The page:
Ozone Dialysis - an Amazing Innovation in Ozone Treatment Quintupling Ozone Delivery Gently
#111 The Rowen Report
We are happy to announce the availability of ozone dialysis in our office. It is commonly referred to as RHP (recirculatory hemoperfusion), or EBOO (extra corporeal blood ozonation/oxygenation). At this moment we have a medical article in peer review describing the process and our studies that the procedure delivers an astounding 500% more ozone to the patient than the popular “10 pass” procedure pioneered by Austrian physician Johann Lahodny.
The only downside we’ve seen is that the procedure requires two good veins, one on each arm. Blood is taken out of one vein via a peristaltic pump, which pumps the blood through a tri-cellulose dialysis membrane in one direction whilst a mixture of oxygen/ozone goes past the membrane in the other direction. The pump returns the blood to the opposite vein.
Typical “10 pass” high dose ozone can deliver 140,000 mcg of ozone to the patient. We have done careful measurements had found an uptake some 5 times higher at over 700,000 mcg. We did not expect this, but it supports the fine feedback we get from patients, who, having had other ozone treatments, generally prefer dialysis to all other ozone delivery methods. We are now teaching the method to doctors worldwide having perfected an inexpensive system. We have seen systems sold by purveyors at meetings for $30,000 and more. Our set up saves practicing ozone doctors most of that figure, and thereby saves their (and our) patients a ton of money. We encourage you to compare our costs for this therapy to nearby clinics in San Francisco, which may charge more than 300% of our fees, an amount worth even flying to save. A goal of our clinic is to make oxidation affordable. We have found that our fees for ozone and oxidation are generally even less than those we have trained.
Why is dialysis superior? This method is a passive uptake of ozone by blood. The blood soaks up what it wants for a specific volume. About half a patient’s blood volume is so exposed. But it is a continuous exposure during the whole treatment, unlike other methods which only expose blood to ozone during a portion of the treatment.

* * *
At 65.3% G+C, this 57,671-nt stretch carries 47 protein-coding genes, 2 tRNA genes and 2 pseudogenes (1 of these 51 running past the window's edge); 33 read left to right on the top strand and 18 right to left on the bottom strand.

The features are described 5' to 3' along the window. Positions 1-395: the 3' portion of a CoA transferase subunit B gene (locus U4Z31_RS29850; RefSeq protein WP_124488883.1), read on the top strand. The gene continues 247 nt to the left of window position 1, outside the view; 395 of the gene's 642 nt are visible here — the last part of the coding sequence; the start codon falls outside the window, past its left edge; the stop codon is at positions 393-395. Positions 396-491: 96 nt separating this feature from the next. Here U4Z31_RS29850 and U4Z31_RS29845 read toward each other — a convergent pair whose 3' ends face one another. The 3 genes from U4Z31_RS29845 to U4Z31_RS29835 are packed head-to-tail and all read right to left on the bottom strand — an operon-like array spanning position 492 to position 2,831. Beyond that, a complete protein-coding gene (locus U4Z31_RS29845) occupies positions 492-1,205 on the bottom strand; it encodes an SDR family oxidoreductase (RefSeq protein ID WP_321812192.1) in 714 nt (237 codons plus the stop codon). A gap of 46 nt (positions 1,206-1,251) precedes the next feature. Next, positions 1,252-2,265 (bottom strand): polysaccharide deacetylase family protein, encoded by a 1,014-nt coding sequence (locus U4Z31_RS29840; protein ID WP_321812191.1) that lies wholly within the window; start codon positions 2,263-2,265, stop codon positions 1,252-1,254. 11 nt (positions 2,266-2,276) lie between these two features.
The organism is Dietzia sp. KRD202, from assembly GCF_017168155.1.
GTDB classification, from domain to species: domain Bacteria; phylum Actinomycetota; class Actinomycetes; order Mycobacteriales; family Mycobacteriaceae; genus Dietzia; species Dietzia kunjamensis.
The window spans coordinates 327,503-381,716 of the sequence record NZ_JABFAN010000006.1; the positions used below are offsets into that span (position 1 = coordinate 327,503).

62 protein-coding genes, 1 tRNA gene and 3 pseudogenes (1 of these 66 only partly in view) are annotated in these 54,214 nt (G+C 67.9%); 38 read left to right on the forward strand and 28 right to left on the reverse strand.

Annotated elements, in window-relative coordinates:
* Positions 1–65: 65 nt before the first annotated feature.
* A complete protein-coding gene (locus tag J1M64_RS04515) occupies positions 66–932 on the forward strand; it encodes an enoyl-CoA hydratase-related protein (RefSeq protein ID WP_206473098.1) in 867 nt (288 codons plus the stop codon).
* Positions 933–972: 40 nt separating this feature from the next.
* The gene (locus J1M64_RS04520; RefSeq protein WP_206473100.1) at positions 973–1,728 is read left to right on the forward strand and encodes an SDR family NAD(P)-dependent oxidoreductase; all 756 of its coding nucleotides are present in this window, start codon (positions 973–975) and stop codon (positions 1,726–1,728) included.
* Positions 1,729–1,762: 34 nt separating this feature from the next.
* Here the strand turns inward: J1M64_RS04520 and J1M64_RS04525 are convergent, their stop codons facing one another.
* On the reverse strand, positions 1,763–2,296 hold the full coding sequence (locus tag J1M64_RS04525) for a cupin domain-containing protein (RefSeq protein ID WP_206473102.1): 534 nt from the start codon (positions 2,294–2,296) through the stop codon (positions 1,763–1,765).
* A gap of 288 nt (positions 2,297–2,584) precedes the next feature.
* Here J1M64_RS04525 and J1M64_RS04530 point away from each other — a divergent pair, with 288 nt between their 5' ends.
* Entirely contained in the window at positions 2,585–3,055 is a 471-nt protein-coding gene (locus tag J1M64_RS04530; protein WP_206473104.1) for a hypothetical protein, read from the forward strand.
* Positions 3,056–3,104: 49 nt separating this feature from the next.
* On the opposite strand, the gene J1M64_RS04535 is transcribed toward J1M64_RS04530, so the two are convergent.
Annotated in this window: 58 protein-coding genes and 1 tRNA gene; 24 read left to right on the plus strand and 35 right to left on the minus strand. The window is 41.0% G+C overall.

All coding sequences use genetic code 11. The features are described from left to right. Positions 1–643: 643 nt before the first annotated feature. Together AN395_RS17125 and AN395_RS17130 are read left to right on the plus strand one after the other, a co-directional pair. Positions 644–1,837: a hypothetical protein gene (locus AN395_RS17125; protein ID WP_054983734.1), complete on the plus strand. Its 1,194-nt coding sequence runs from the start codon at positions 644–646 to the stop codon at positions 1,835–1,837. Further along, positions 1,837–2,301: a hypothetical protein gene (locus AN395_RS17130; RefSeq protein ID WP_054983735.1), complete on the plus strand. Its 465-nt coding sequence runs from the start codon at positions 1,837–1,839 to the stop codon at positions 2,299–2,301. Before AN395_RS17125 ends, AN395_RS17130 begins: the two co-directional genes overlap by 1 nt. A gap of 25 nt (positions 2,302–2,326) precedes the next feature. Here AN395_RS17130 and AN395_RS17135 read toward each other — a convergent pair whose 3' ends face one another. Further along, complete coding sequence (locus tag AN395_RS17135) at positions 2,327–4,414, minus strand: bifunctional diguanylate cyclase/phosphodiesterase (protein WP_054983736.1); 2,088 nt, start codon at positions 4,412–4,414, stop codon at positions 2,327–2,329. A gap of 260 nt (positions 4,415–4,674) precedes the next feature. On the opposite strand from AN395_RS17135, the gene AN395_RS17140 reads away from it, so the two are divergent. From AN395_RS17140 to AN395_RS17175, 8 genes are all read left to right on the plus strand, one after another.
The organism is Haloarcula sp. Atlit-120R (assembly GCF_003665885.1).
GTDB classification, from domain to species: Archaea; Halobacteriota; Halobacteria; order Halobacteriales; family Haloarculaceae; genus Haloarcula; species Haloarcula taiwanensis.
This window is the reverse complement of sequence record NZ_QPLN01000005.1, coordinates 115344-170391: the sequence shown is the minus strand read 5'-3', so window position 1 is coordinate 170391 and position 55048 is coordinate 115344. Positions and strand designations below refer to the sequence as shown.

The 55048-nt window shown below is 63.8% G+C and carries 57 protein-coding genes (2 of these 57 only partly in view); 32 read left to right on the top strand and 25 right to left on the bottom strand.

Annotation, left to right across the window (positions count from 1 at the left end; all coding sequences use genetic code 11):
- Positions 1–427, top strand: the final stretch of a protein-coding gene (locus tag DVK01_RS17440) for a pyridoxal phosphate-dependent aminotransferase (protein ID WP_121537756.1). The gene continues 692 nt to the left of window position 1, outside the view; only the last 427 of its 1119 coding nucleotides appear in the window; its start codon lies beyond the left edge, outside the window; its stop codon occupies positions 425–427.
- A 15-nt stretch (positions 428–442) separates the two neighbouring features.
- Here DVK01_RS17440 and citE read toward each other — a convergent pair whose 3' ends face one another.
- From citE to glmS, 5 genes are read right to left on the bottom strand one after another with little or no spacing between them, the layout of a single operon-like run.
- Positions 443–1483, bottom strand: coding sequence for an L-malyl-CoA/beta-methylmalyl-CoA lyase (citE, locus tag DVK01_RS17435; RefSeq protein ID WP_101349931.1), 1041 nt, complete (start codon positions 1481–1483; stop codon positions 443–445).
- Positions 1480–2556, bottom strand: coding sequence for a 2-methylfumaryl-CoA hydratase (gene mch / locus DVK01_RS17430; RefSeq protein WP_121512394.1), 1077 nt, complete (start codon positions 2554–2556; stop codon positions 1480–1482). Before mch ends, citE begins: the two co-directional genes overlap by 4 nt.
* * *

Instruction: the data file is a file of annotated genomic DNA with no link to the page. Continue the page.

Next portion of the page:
There are claims that the procedure also “filters” out toxins and impurities. Please be wary of these claims. The claims do look good, especially when you see some waste discharge exiting the dialysis unit. However, it is normal for a small blood protein called beta 2 microglobulin to pass through the dialysis membrane. My research indicates that it also passes naturally through your kidney glomeruli after which it gets resorbed by the renal proximal tubules. Hence, it appears your body doesn’t necessarily want to shed this protein. Yet, some providers of the treatment point to the discharge and state that it indicates “purification” of blood through the dialysis membrane. Since beta 2 microglobulin normally passes out of your kidney, only to be reabsorbed, and this process permits some of the protein to escape totally, I am hesitant to accept the claim of filtering out blood impurities at this time. I believe the discharge is a normal event of the dialysis process. Our experience strongly suggests that the fine results from ozone dialysis (RHP, EBOO) is from a significant “passive” ozonation of blood and NOT alleged filtration of “toxins/impurities”.
If you consider this method of ozone therapy, we also encourage you to shy away from synthetic polysulfone dialysis units, which might be used by some offices. We don’t think they have the best stability to ozone and especially compared to the tricellulose units we are using. These are naturally already oxidized compounds similar to wood fiber, and very highly resistant to break down by ozone.
To Your Excellent Health!
Robert Jay Rowen, MD
Can / do you use the Zotzman machine with modifications for ozone dialysis? (My sister, whom you trained, asks.)